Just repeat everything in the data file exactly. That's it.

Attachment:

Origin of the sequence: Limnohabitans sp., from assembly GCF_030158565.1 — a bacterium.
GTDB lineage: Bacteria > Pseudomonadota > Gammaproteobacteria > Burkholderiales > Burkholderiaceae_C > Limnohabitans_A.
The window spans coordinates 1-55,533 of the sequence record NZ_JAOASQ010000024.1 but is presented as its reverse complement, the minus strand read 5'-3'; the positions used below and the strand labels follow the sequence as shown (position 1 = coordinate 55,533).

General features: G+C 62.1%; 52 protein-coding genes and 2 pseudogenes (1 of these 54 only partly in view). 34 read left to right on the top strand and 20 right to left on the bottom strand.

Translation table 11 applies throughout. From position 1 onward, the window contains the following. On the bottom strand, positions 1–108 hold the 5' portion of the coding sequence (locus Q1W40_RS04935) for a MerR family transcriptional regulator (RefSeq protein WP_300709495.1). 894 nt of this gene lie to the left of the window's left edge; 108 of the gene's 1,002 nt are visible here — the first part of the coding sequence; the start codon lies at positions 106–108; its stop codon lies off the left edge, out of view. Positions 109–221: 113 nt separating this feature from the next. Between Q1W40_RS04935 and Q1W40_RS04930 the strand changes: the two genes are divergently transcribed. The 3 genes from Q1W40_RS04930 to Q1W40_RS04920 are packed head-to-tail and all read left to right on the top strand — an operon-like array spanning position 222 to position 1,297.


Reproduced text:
Origin of the sequence: Limnohabitans sp., from assembly GCF_030158565.1 — a bacterium.
GTDB lineage: Bacteria > Pseudomonadota > Gammaproteobacteria > Burkholderiales > Burkholderiaceae_C > Limnohabitans_A.
The window spans coordinates 1-55,533 of the sequence record NZ_JAOASQ010000024.1 but is presented as its reverse complement, the minus strand read 5'-3'; the positions used below and the strand labels follow the sequence as shown (position 1 = coordinate 55,533).

General features: G+C 62.1%; 52 protein-coding genes and 2 pseudogenes (1 of these 54 only partly in view). 34 read left to right on the top strand and 20 right to left on the bottom strand.

Translation table 11 applies throughout. From position 1 onward, the window contains the following. On the bottom strand, positions 1–108 hold the 5' portion of the coding sequence (locus Q1W40_RS04935) for a MerR family transcriptional regulator (RefSeq protein WP_300709495.1). 894 nt of this gene lie to the left of the window's left edge; 108 of the gene's 1,002 nt are visible here — the first part of the coding sequence; the start codon lies at positions 106–108; its stop codon lies off the left edge, out of view. Positions 109–221: 113 nt separating this feature from the next. Between Q1W40_RS04935 and Q1W40_RS04930 the strand changes: the two genes are divergently transcribed. The 3 genes from Q1W40_RS04930 to Q1W40_RS04920 are packed head-to-tail and all read left to right on the top strand — an operon-like array spanning position 222 to position 1,297.